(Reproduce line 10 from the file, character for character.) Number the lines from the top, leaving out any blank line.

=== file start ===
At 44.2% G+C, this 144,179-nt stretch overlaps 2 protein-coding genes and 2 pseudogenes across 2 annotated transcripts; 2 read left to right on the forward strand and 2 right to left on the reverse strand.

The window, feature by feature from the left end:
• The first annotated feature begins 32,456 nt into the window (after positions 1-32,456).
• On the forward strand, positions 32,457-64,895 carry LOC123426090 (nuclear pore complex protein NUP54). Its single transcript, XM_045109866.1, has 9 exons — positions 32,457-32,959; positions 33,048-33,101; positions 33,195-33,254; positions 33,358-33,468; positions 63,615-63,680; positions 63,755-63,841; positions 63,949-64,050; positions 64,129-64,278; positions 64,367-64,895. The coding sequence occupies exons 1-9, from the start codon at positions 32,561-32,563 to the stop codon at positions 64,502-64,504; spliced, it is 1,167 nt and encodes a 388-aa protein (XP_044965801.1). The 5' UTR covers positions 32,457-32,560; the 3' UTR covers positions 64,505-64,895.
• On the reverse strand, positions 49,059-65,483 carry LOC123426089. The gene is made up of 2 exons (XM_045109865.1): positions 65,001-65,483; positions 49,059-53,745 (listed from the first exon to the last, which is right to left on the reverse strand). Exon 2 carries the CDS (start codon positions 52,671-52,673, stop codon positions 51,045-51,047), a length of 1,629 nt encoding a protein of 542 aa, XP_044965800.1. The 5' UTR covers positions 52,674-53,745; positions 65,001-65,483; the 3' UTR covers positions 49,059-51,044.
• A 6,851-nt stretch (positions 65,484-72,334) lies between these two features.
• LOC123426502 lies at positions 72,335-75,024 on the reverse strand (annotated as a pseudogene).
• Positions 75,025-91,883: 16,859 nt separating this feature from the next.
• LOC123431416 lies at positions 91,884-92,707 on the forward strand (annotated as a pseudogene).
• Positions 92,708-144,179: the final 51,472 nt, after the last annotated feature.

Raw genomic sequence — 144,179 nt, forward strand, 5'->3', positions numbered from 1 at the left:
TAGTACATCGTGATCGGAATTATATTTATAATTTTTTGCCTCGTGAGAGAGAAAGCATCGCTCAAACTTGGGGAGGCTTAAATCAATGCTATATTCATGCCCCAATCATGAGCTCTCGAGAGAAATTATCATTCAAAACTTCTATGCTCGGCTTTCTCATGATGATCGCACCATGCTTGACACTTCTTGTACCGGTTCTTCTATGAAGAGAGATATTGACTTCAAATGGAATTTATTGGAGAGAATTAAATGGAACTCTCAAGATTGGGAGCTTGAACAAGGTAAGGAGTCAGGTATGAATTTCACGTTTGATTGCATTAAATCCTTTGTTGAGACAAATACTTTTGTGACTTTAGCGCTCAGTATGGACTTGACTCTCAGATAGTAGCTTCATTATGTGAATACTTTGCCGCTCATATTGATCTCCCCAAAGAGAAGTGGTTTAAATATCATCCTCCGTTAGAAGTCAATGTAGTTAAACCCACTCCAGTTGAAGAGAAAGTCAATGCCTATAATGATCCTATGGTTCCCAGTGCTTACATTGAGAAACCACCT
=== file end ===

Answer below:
• Positions 92,708-144,179: the final 51,472 nt, after the last annotated feature.